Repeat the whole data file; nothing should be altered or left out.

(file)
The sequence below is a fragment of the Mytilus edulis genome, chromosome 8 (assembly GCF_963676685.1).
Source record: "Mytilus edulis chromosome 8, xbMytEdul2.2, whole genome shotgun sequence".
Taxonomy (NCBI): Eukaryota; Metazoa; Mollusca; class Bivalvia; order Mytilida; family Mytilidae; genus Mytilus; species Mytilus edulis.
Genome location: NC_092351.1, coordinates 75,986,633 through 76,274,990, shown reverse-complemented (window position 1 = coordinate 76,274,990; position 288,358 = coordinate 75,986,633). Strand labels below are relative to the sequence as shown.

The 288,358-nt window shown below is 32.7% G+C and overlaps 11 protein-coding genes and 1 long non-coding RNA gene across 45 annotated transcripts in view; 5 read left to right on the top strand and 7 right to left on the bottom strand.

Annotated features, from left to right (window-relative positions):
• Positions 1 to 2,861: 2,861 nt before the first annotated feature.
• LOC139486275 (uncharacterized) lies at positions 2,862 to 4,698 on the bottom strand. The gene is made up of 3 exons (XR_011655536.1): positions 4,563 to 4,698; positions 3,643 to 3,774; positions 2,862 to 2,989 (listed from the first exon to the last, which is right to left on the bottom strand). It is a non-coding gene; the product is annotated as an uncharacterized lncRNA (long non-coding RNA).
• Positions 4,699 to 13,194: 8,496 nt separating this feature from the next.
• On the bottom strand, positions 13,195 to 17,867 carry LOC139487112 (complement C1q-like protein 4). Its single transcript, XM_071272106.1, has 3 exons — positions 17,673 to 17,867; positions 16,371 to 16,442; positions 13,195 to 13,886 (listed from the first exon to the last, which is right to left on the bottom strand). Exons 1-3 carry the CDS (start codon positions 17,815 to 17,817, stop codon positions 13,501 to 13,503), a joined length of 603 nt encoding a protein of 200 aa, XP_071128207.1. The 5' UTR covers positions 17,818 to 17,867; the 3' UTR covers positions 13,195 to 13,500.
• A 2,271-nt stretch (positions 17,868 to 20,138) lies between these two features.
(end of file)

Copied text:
The sequence below is a fragment of the Mytilus edulis genome, chromosome 8 (assembly GCF_963676685.1).
Source record: "Mytilus edulis chromosome 8, xbMytEdul2.2, whole genome shotgun sequence".
Taxonomy (NCBI): Eukaryota; Metazoa; Mollusca; class Bivalvia; order Mytilida; family Mytilidae; genus Mytilus; species Mytilus edulis.
Genome location: NC_092351.1, coordinates 75,986,633 through 76,274,990, shown reverse-complemented (window position 1 = coordinate 76,274,990; position 288,358 = coordinate 75,986,633). Strand labels below are relative to the sequence as shown.

The 288,358-nt window shown below is 32.7% G+C and overlaps 11 protein-coding genes and 1 long non-coding RNA gene across 45 annotated transcripts in view; 5 read left to right on the top strand and 7 right to left on the bottom strand.

Annotated features, from left to right (window-relative positions):
• Positions 1 to 2,861: 2,861 nt before the first annotated feature.
• LOC139486275 (uncharacterized) lies at positions 2,862 to 4,698 on the bottom strand. The gene is made up of 3 exons (XR_011655536.1): positions 4,563 to 4,698; positions 3,643 to 3,774; positions 2,862 to 2,989 (listed from the first exon to the last, which is right to left on the bottom strand). It is a non-coding gene; the product is annotated as an uncharacterized lncRNA (long non-coding RNA).
• Positions 4,699 to 13,194: 8,496 nt separating this feature from the next.
• On the bottom strand, positions 13,195 to 17,867 carry LOC139487112 (complement C1q-like protein 4). Its single transcript, XM_071272106.1, has 3 exons — positions 17,673 to 17,867; positions 16,371 to 16,442; positions 13,195 to 13,886 (listed from the first exon to the last, which is right to left on the bottom strand). Exons 1-3 carry the CDS (start codon positions 17,815 to 17,817, stop codon positions 13,501 to 13,503), a joined length of 603 nt encoding a protein of 200 aa, XP_071128207.1. The 5' UTR covers positions 17,818 to 17,867; the 3' UTR covers positions 13,195 to 13,500.
• A 2,271-nt stretch (positions 17,868 to 20,138) lies between these two features.